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Monday, April 15, 2013

Jaguar XK-E (E Type)

Here are some images of Monogram's 1/8 scale Jaguar XK-E (E Type) sports car with a shall we say, a well used patina look to it. Despite the nice and shiny, fully restored look that many an E Type has nowadays. Back when I was a young lad (early 70's) there were plenty of E types around, and most of them had a heavily preowned look to them.

From Wikipedia"

The Jaguar E-Type (a.k.a. Jaguar XK-E) is a British sports car, manufactured by Jaguar Cars Ltd between 1961 and 1974. Its combination of good looks, high performance, and competitive pricing established the marque as an icon of 1960s motoring. More than 70,000 E-Types were sold.
In March 2008, the Jaguar E-Type ranked first in a The Daily Telegraph online list of the world's "100 most beautiful cars" of all time.
In 2004, Sports Car International magazine placed the E-Type at number one on their list of Top Sports Cars of the 1960s.

The E-Type was initially designed and shown to the public as a rear-wheel drive grand tourer in two-seater coupé form (FHC or Fixed Head Coupé) and as a two-seater convertible (OTS or Open Two Seater). A "2+2" four-seater version of the coupé, with a lengthened wheelbase, was released several years later.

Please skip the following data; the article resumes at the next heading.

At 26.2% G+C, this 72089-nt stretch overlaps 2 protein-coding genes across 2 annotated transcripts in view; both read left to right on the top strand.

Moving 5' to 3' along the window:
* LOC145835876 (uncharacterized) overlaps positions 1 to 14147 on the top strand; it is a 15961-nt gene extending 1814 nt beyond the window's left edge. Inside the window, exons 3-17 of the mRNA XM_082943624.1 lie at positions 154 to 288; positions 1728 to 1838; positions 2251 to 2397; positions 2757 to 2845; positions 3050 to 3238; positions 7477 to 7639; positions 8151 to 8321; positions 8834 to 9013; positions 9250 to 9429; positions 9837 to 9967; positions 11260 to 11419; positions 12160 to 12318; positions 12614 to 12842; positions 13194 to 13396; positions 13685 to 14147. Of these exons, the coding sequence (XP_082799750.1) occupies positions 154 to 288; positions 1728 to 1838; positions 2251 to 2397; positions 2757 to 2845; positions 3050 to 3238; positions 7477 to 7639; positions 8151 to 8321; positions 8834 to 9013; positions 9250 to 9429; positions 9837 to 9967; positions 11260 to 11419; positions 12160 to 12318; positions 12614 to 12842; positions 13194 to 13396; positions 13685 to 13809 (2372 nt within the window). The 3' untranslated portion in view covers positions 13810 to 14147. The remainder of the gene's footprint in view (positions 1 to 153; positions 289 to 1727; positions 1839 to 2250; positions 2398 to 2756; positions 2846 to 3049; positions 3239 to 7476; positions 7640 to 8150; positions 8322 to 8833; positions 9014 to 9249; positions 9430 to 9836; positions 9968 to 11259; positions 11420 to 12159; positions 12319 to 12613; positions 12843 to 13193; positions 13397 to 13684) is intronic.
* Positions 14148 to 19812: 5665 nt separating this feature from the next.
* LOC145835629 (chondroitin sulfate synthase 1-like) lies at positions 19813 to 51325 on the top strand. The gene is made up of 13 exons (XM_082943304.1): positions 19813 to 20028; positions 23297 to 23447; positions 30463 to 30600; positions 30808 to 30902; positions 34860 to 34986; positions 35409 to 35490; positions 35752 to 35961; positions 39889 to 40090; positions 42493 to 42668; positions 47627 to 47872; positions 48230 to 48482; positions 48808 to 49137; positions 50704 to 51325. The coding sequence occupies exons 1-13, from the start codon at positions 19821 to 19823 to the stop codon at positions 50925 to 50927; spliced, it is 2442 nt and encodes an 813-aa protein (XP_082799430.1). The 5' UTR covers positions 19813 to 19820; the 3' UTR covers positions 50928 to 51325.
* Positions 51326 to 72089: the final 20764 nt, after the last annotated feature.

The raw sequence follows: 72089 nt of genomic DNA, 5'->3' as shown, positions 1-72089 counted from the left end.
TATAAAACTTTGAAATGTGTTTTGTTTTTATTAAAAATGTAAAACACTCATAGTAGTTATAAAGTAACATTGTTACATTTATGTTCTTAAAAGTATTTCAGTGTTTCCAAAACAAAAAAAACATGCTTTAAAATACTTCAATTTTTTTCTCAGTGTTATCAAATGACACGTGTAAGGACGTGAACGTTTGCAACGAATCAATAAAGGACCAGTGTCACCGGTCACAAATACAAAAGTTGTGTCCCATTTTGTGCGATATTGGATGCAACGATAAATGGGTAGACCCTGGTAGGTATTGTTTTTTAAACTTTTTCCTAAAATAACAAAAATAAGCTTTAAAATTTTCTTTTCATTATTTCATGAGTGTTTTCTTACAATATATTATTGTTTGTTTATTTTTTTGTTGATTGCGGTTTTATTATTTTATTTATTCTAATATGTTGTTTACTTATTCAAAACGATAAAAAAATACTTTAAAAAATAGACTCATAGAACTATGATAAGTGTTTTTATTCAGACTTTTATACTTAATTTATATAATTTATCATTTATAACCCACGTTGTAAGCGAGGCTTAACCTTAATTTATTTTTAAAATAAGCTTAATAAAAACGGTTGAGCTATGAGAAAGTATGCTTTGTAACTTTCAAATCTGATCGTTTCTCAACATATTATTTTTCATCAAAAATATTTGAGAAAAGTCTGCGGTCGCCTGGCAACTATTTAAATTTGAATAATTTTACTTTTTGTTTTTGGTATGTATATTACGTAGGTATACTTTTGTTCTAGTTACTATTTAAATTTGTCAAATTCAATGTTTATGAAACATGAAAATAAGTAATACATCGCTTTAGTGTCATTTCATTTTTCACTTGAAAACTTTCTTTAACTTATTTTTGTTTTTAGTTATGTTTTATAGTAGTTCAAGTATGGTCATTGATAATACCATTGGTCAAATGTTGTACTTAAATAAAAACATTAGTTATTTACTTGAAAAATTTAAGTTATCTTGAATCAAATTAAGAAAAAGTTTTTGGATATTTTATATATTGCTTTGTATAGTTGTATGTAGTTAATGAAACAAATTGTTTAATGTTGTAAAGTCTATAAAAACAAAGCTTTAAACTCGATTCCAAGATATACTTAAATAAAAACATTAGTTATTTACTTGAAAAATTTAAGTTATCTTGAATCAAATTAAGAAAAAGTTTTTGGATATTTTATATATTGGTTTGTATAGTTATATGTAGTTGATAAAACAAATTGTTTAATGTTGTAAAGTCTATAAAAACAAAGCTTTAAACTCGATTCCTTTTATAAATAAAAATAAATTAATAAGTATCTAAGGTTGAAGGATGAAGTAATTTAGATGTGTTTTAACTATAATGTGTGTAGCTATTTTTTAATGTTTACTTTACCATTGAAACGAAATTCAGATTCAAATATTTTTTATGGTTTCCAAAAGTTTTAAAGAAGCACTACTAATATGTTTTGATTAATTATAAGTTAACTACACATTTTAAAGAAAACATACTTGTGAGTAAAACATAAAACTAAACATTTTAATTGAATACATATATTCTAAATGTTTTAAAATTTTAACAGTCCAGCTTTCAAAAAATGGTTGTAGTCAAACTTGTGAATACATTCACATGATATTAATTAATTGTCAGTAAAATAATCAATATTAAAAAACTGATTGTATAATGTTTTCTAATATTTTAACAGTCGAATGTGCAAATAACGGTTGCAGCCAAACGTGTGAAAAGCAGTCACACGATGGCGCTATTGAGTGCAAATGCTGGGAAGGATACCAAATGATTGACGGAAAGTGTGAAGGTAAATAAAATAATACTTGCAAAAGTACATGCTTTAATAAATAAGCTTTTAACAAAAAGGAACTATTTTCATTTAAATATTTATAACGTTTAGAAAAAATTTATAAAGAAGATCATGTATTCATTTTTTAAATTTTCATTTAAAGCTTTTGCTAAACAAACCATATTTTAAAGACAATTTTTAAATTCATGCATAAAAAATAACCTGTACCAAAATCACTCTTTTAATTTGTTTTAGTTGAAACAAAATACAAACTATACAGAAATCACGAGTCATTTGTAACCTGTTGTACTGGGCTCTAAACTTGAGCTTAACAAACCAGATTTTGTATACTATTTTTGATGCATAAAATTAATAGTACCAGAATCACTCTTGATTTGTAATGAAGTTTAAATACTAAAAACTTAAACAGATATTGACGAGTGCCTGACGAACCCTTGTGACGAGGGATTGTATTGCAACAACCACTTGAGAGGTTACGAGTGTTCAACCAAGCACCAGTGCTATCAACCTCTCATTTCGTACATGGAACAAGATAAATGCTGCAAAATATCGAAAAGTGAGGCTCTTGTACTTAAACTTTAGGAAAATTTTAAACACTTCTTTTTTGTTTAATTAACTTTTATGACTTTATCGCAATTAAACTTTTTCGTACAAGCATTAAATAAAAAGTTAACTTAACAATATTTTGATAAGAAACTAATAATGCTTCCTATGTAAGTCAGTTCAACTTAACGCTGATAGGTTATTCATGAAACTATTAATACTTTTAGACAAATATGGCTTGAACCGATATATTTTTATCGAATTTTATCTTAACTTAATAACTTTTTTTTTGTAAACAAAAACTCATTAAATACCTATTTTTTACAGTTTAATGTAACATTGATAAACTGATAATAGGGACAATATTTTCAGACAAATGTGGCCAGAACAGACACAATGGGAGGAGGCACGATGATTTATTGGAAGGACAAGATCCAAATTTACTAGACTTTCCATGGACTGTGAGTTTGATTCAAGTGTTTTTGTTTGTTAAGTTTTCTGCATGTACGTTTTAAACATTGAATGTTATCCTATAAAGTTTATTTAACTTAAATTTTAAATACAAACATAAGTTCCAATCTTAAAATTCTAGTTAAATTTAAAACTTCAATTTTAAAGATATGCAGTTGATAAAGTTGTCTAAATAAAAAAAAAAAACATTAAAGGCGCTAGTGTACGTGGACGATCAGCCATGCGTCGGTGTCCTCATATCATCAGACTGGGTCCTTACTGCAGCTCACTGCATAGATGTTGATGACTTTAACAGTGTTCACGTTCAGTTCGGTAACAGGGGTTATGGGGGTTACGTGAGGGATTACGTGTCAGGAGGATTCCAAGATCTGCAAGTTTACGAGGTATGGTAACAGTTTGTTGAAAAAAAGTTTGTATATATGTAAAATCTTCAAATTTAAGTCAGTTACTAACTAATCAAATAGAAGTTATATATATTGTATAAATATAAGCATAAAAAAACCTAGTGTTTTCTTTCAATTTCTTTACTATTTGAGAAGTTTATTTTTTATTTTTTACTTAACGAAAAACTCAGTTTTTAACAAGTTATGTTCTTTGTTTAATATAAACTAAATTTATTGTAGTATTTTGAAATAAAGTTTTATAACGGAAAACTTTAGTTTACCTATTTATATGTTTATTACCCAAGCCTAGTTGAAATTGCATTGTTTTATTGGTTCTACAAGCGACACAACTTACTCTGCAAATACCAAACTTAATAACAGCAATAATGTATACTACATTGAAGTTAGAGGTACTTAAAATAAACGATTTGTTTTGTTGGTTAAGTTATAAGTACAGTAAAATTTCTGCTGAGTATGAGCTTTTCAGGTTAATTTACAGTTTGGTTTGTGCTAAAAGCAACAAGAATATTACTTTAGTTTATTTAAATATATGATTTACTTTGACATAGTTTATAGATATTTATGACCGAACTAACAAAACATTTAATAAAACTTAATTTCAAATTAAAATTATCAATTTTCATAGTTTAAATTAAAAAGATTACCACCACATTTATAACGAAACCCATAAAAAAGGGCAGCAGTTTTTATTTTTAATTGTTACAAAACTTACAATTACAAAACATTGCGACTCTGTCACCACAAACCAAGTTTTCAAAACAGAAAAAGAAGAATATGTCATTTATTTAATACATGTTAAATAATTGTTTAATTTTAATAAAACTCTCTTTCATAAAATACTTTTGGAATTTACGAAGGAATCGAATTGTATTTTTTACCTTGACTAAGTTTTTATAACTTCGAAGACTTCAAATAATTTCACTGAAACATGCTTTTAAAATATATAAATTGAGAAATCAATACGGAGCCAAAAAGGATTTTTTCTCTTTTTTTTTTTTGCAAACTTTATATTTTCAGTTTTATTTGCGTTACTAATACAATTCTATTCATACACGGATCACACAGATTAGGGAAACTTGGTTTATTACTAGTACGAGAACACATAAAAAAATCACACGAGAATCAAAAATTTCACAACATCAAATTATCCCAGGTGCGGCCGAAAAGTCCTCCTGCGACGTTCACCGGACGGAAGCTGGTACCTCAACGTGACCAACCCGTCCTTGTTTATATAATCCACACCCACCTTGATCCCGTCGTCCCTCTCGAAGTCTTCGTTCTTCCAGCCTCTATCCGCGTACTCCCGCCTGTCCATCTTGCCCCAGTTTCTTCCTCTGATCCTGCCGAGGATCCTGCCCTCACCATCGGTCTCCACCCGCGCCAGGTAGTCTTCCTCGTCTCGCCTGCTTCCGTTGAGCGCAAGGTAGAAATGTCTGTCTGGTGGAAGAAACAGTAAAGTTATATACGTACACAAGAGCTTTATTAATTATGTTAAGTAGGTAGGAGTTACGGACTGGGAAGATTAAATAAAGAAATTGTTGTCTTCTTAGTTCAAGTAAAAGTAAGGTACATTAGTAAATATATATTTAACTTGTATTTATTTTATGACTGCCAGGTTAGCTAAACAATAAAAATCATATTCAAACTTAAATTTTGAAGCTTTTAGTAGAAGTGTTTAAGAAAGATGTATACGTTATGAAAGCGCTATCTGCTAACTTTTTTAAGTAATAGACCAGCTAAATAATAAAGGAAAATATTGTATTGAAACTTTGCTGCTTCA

On its release Enzo Ferrari called it "The most beautiful car ever made".
Later model updates of the E-Type were officially designated "Series 2" and "Series 3", and over time the earlier cars have come to be referred to as, sensibly, "Series 1" and "Series 1½".
Of the "Series 1" cars, Jaguar manufactured some limited-edition variants, inspired by motor racing :
  • The "'Lightweight' E-Type" which was apparently intended as a sort of follow-up to the D-Type. Jaguar planned to produce 18 units but ultimately only a dozen were reportedly built. Of those, two have been converted to Low-Drag form and two others are known to have been wrecked and deemed to be beyond repair, although one has now been rebuilt. These are exceedingly rare and sought after by collectors.
  • The "Low Drag Coupé" was a one-off technical exercise which was ultimately sold to a Jaguar racing driver. It is presently believed to be part of the private collection of the current Viscount Cowdray.
The New York City Museum of Modern Art recognised the significance of the E-Type's design in 1996 by adding a blue roadster to its permanent design collection, one of only six automobiles to receive the distinction.

4 comments:

Francisco FBMinis said...

Great weathering, I really enjoy the aged look. This is where auto modellers fail, imho. All that shining and pristine looking body painting and engine bays get old after a while.

Warren Zoell said...

Yes they do. Plus they start to look a little toy like after a while.

Diego said...

Gorgeous model. I love model cars, but not real cars.

Warren Zoell said...

Gracias Diego!